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When You Wipe With the Wrong Leaves

Just because there’s no poison ivy around doesn’t mean you’re in friendly territory.

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Identifying poison oak and poison ivy are pretty basic skills. You learn, you memorize, you take the knowledge for granted. Throw in a different ecosystem and some distractions—say beach camping and a sky full of stars—and things are bound to get iffy.

I was in the Galápagos at the end of a semester abroad, on a short overnight with friends to celebrate. After a few beers, I headed for the trees. I plucked a leaf, did my thing, and rejoined the party.

The burn was subtle at first. I thought I was sitting too close to the fire or that maybe my shorts had taken on a little too much sand. If only.

Something was not right. The pain became so intense I couldn’t hold a conversation. I excused myself again, spread my sleeping pad under the trees, and went fetal.

“Corey? Are you crying?” My friend poked her head into my jungle refuge. She hauled me out of the bush, marched me over to our somewhat intoxicated guide, and inquired about the likelihood of poisonous vegetation. He led me back into the brush to investigate.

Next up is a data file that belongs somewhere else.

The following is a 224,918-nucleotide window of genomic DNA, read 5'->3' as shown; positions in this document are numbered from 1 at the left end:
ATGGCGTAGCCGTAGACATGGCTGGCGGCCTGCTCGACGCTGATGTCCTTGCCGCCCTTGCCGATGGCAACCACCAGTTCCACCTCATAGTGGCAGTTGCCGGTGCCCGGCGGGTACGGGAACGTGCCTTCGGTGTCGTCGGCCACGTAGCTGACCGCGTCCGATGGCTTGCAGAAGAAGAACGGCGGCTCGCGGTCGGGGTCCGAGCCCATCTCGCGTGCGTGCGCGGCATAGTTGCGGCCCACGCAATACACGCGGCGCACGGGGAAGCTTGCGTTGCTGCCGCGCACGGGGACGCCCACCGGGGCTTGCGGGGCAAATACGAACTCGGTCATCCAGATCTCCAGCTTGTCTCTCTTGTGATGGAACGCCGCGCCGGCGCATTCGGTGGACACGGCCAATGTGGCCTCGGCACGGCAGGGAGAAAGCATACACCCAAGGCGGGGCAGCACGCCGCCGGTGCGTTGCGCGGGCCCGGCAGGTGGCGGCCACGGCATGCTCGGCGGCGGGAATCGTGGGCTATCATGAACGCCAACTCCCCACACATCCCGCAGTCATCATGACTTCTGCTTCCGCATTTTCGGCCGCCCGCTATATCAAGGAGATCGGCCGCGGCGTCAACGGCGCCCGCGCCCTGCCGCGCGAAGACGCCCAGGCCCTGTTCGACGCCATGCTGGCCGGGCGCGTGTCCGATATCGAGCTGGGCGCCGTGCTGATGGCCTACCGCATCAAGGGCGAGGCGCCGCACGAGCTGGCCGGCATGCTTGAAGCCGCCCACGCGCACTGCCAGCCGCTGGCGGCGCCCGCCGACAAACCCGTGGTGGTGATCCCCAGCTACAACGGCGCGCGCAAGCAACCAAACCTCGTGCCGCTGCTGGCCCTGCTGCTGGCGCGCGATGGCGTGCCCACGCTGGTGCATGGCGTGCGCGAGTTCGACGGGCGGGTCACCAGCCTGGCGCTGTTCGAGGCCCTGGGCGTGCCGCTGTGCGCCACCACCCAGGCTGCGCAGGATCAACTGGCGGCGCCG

“Is this what you touched?” He snatched a leaf and waved it in my face. I nodded. He stuffed it in his mouth. “This is mangle salado—the salt mangrove. It takes on seawater and stores the salt in its leaves. See? Salty!” I sagged with relief. Only salt.

Then he noticed something else.

“Oh, but this—” he picked a nearly identical leaf from a plant adjacent to the first. “This is manzanillo—the poison apple. I took a bite of this as a child and haven’t had feeling on that side of my tongue since.”

My friend and I exchanged panicked glances.

“Scrub with sand,” he recommended. A subtle gesture informed him of the affected body part, but he only shrugged. I waddled to the ocean.

Back in camp, word spread fast.

The advice was overwhelming. Had I tried rinsing with saltwater? Freshwater? I was gifted an alcohol wipe, which brought no relief to my sand-abraded skin. My friend found a park ranger, who said that orange juice would do the trick, then handed me a pocketknife and an orange.

I found a place to squat and squeeze. The pain made the stars swim overhead.

I crawled back to my sleeping bag, put a baggie of ice between my legs, and, eventually, fell asleep.

Filtered sunlight and the splashing of waves on the rocks woke me the next morning. I sat up in a puddle of melted ice, but that was the only evidence of the previous night’s pain. I was cured, though by which remedy, I’ll never know.

Assistant Editor Corey Buhay sticks to smooth stones now.

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